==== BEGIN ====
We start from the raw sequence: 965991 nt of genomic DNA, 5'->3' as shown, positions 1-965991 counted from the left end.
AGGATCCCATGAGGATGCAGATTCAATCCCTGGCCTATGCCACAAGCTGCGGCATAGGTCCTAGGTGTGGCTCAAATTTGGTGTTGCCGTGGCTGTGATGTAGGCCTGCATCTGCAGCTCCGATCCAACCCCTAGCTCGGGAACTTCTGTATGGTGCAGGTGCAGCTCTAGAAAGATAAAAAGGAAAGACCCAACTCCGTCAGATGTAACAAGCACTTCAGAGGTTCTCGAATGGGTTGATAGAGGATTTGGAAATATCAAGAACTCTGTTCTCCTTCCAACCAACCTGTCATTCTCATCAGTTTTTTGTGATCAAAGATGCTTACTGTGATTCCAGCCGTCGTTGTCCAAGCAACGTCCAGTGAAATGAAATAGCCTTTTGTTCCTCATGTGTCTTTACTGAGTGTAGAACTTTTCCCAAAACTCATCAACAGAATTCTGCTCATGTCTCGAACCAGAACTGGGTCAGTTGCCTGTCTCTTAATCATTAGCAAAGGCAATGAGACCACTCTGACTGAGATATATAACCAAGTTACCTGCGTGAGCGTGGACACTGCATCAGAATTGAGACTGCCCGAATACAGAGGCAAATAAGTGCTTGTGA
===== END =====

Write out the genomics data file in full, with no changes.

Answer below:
We start from the raw sequence: 965991 nt of genomic DNA, 5'->3' as shown, positions 1-965991 counted from the left end.
AGGATCCCATGAGGATGCAGATTCAATCCCTGGCCTATGCCACAAGCTGCGGCATAGGTCCTAGGTGTGGCTCAAATTTGGTGTTGCCGTGGCTGTGATGTAGGCCTGCATCTGCAGCTCCGATCCAACCCCTAGCTCGGGAACTTCTGTATGGTGCAGGTGCAGCTCTAGAAAGATAAAAAGGAAAGACCCAACTCCGTCAGATGTAACAAGCACTTCAGAGGTTCTCGAATGGGTTGATAGAGGATTTGGAAATATCAAGAACTCTGTTCTCCTTCCAACCAACCTGTCATTCTCATCAGTTTTTTGTGATCAAAGATGCTTACTGTGATTCCAGCCGTCGTTGTCCAAGCAACGTCCAGTGAAATGAAATAGCCTTTTGTTCCTCATGTGTCTTTACTGAGTGTAGAACTTTTCCCAAAACTCATCAACAGAATTCTGCTCATGTCTCGAACCAGAACTGGGTCAGTTGCCTGTCTCTTAATCATTAGCAAAGGCAATGAGACCACTCTGACTGAGATATATAACCAAGTTACCTGCGTGAGCGTGGACACTGCATCAGAATTGAGACTGCCCGAATACAGAGGCAAATAAGTGCTTGTGA